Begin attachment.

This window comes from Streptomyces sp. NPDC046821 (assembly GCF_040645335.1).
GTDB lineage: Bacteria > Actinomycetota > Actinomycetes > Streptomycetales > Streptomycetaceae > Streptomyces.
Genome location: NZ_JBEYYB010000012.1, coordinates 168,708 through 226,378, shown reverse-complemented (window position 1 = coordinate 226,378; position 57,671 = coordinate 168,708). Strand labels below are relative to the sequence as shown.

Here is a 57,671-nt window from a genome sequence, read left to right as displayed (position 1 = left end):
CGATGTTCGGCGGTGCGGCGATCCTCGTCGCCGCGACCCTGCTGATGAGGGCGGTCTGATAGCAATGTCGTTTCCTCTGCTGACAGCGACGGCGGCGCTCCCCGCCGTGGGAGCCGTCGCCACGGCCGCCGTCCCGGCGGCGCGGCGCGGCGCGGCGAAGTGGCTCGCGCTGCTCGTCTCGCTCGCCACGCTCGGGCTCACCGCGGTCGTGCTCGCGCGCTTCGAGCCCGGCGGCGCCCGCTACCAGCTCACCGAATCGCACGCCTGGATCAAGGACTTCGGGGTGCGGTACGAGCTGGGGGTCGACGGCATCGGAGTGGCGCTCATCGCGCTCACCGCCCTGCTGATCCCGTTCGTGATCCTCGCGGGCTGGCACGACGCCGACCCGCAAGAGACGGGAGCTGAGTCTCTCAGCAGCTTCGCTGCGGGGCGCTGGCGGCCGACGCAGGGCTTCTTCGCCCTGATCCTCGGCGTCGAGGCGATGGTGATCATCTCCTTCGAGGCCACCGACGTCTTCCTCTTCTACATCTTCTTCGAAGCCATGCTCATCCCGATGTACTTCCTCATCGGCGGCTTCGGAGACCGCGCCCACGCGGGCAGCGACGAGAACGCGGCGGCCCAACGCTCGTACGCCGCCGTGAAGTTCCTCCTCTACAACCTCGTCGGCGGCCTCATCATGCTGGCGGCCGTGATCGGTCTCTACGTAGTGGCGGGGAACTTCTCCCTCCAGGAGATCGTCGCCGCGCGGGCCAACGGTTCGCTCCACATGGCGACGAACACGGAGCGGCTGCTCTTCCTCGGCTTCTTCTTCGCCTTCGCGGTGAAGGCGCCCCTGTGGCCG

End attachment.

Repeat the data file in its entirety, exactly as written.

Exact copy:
This window comes from Streptomyces sp. NPDC046821 (assembly GCF_040645335.1).
GTDB lineage: Bacteria > Actinomycetota > Actinomycetes > Streptomycetales > Streptomycetaceae > Streptomyces.
Genome location: NZ_JBEYYB010000012.1, coordinates 168,708 through 226,378, shown reverse-complemented (window position 1 = coordinate 226,378; position 57,671 = coordinate 168,708). Strand labels below are relative to the sequence as shown.

Here is a 57,671-nt window from a genome sequence, read left to right as displayed (position 1 = left end):
CGATGTTCGGCGGTGCGGCGATCCTCGTCGCCGCGACCCTGCTGATGAGGGCGGTCTGATAGCAATGTCGTTTCCTCTGCTGACAGCGACGGCGGCGCTCCCCGCCGTGGGAGCCGTCGCCACGGCCGCCGTCCCGGCGGCGCGGCGCGGCGCGGCGAAGTGGCTCGCGCTGCTCGTCTCGCTCGCCACGCTCGGGCTCACCGCGGTCGTGCTCGCGCGCTTCGAGCCCGGCGGCGCCCGCTACCAGCTCACCGAATCGCACGCCTGGATCAAGGACTTCGGGGTGCGGTACGAGCTGGGGGTCGACGGCATCGGAGTGGCGCTCATCGCGCTCACCGCCCTGCTGATCCCGTTCGTGATCCTCGCGGGCTGGCACGACGCCGACCCGCAAGAGACGGGAGCTGAGTCTCTCAGCAGCTTCGCTGCGGGGCGCTGGCGGCCGACGCAGGGCTTCTTCGCCCTGATCCTCGGCGTCGAGGCGATGGTGATCATCTCCTTCGAGGCCACCGACGTCTTCCTCTTCTACATCTTCTTCGAAGCCATGCTCATCCCGATGTACTTCCTCATCGGCGGCTTCGGAGACCGCGCCCACGCGGGCAGCGACGAGAACGCGGCGGCCCAACGCTCGTACGCCGCCGTGAAGTTCCTCCTCTACAACCTCGTCGGCGGCCTCATCATGCTGGCGGCCGTGATCGGTCTCTACGTAGTGGCGGGGAACTTCTCCCTCCAGGAGATCGTCGCCGCGCGGGCCAACGGTTCGCTCCACATGGCGACGAACACGGAGCGGCTGCTCTTCCTCGGCTTCTTCTTCGCCTTCGCGGTGAAGGCGCCCCTGTGGCCG